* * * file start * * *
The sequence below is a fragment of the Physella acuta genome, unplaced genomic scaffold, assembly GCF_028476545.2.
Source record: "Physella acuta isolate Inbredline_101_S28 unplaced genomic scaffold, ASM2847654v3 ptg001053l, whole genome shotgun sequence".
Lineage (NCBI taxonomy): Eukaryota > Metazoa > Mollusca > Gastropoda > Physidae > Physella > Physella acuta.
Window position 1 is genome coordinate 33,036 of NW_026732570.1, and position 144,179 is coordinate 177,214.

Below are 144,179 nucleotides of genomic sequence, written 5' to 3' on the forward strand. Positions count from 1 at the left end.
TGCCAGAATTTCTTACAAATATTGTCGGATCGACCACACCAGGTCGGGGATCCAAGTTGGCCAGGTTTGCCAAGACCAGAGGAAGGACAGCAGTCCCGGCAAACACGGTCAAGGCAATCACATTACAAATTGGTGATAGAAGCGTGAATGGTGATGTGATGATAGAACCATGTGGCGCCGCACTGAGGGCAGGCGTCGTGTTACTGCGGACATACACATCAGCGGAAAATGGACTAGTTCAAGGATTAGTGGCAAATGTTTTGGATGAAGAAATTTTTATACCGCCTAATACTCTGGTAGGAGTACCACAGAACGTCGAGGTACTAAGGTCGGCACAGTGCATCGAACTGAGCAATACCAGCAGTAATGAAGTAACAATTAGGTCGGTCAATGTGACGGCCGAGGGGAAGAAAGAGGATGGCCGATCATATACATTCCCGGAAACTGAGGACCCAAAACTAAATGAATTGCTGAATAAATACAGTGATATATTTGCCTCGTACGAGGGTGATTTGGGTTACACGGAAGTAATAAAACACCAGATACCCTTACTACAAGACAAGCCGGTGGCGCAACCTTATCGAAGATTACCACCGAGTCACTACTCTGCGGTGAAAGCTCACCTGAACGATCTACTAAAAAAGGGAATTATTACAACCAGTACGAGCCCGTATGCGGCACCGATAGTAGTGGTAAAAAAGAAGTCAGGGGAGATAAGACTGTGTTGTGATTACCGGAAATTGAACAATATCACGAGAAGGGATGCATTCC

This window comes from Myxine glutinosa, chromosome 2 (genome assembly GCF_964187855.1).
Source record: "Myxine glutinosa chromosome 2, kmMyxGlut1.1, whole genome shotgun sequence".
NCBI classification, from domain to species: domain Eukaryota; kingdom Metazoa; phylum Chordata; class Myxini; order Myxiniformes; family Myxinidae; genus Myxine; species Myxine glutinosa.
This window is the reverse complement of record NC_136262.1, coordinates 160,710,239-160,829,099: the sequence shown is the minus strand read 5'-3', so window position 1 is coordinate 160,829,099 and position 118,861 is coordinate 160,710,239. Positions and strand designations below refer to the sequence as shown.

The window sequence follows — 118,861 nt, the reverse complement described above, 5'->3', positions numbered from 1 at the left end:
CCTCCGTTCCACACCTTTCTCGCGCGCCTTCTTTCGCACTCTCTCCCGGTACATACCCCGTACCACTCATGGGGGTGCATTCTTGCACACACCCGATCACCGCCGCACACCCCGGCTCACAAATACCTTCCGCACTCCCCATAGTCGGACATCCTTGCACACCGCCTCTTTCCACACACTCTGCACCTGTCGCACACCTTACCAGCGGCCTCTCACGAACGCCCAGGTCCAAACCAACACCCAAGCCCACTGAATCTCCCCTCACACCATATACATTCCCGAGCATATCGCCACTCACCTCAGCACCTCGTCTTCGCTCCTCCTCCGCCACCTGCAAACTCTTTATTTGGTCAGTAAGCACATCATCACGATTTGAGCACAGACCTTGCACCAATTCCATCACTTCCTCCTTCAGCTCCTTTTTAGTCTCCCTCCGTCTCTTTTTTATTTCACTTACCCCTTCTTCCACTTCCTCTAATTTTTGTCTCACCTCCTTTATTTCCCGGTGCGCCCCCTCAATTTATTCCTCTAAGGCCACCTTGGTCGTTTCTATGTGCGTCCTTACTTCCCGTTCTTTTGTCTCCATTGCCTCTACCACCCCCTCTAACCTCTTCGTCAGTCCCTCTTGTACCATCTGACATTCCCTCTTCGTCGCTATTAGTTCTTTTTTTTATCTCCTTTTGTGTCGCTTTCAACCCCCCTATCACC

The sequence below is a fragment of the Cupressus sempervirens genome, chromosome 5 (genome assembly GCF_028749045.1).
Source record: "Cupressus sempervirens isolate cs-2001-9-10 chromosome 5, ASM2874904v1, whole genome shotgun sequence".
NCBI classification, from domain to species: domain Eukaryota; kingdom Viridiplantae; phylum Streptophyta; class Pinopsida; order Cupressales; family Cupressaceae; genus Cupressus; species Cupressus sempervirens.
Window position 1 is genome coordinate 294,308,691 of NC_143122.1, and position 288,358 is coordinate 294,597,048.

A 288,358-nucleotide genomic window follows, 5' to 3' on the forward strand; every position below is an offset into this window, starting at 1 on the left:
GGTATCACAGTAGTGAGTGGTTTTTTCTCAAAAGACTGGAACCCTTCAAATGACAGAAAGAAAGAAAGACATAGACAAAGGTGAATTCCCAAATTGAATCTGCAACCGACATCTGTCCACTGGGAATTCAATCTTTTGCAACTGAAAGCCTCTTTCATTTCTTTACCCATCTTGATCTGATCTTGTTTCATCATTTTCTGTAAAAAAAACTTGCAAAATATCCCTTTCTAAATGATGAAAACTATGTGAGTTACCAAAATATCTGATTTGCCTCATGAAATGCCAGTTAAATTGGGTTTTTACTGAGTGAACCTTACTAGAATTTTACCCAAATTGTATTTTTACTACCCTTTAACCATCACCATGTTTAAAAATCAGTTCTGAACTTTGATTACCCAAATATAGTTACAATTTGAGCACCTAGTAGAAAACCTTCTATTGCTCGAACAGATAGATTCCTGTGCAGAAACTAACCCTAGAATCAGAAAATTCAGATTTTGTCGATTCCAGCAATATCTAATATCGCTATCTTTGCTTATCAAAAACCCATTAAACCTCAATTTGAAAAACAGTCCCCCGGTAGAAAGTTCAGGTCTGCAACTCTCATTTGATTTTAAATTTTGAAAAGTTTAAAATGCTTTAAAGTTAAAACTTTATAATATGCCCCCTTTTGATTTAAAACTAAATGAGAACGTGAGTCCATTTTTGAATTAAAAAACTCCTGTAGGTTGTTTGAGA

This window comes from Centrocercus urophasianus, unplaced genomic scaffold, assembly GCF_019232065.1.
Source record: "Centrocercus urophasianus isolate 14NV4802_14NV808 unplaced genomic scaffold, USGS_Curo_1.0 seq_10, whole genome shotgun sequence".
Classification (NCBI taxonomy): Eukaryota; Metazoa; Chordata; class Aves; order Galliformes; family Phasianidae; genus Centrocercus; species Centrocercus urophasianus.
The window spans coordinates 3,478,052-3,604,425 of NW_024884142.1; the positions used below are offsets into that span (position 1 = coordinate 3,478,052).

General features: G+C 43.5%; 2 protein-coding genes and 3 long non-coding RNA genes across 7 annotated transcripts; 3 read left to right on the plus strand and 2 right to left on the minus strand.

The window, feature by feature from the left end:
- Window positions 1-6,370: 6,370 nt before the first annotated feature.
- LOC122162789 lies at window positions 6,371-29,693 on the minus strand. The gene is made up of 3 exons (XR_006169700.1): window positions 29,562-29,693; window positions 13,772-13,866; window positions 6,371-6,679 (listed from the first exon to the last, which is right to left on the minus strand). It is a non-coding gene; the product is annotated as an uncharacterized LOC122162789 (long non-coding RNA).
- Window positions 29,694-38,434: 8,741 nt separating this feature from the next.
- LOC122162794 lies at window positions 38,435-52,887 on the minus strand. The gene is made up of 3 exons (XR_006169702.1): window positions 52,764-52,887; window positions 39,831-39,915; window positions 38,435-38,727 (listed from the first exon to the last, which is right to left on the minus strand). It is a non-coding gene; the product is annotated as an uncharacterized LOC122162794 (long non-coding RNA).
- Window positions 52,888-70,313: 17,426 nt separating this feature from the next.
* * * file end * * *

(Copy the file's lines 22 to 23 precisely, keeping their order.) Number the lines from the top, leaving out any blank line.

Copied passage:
The window spans coordinates 3,478,052-3,604,425 of NW_024884142.1; the positions used below are offsets into that span (position 1 = coordinate 3,478,052).

General features: G+C 43.5%; 2 protein-coding genes and 3 long non-coding RNA genes across 7 annotated transcripts; 3 read left to right on the plus strand and 2 right to left on the minus strand.